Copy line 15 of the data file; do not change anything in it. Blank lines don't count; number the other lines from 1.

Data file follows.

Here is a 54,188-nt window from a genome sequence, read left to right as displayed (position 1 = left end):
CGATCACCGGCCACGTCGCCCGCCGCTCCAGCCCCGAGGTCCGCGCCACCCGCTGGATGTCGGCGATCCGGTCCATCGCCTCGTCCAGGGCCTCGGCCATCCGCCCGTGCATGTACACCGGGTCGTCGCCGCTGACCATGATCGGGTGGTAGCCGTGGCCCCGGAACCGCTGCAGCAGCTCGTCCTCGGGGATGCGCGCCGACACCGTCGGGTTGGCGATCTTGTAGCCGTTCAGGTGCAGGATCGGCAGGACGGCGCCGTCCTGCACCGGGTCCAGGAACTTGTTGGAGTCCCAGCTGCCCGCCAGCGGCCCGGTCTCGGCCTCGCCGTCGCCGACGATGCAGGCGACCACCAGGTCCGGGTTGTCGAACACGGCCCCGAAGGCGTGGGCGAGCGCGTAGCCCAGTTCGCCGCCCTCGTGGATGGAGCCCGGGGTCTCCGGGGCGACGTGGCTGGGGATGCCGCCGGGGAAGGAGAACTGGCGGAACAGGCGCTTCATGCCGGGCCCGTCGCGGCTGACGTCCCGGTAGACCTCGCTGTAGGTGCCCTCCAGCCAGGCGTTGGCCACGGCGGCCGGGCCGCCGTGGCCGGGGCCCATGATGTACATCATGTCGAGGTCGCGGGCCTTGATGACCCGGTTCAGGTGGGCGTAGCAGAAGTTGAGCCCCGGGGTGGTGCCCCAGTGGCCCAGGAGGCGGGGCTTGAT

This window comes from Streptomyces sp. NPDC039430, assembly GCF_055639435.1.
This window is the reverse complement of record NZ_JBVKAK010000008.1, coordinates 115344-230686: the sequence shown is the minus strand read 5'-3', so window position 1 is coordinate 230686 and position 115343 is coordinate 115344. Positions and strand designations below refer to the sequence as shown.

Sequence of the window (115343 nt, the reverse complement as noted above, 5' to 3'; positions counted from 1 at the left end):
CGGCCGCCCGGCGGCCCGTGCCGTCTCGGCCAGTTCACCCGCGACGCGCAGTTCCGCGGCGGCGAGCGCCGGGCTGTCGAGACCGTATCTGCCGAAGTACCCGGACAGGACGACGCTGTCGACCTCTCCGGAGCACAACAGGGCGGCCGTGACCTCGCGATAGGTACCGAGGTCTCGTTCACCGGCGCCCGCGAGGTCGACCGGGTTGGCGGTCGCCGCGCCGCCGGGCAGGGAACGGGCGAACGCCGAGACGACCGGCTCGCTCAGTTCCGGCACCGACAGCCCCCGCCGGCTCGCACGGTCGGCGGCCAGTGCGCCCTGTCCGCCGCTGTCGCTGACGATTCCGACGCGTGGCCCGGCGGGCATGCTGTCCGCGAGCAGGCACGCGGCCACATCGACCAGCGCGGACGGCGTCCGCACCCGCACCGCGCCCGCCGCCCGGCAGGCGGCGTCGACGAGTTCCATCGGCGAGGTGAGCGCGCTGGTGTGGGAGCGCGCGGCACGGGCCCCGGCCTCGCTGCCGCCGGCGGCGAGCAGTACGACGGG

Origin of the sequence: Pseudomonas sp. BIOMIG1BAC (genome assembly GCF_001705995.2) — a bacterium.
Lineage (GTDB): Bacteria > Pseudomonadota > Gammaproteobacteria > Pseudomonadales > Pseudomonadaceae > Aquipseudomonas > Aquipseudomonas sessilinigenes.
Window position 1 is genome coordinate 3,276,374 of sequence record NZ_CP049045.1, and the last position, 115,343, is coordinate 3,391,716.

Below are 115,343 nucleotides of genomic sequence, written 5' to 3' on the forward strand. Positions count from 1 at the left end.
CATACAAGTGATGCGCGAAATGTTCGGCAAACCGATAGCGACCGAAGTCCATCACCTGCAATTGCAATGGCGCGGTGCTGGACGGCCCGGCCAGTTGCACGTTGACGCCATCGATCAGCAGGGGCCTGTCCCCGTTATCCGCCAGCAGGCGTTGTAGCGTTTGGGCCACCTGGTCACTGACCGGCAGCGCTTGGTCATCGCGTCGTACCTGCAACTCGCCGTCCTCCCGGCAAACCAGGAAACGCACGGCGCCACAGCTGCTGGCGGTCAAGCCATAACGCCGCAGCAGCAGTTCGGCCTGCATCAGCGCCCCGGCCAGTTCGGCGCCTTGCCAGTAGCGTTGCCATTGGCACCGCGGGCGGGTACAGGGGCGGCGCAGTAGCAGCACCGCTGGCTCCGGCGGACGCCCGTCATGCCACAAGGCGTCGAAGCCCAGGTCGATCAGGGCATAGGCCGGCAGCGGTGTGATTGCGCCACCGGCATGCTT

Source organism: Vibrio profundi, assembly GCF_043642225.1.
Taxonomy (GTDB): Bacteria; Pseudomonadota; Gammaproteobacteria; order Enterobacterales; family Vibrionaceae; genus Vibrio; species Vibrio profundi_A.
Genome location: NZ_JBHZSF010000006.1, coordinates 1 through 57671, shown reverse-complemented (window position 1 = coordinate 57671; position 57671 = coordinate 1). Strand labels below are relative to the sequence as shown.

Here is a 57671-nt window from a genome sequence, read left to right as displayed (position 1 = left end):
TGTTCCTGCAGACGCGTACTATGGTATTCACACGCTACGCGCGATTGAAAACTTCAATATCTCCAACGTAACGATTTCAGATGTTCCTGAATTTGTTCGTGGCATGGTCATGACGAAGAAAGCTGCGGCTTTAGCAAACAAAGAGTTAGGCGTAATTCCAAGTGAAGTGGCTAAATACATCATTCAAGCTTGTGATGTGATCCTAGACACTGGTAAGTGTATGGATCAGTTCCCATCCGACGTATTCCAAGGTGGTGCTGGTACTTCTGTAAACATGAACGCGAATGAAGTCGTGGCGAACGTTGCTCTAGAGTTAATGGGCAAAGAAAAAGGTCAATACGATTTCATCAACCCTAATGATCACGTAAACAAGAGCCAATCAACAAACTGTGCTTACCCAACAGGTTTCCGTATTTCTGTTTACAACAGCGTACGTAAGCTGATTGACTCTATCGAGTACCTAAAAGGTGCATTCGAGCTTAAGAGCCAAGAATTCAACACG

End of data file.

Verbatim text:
Here is a 57671-nt window from a genome sequence, read left to right as displayed (position 1 = left end):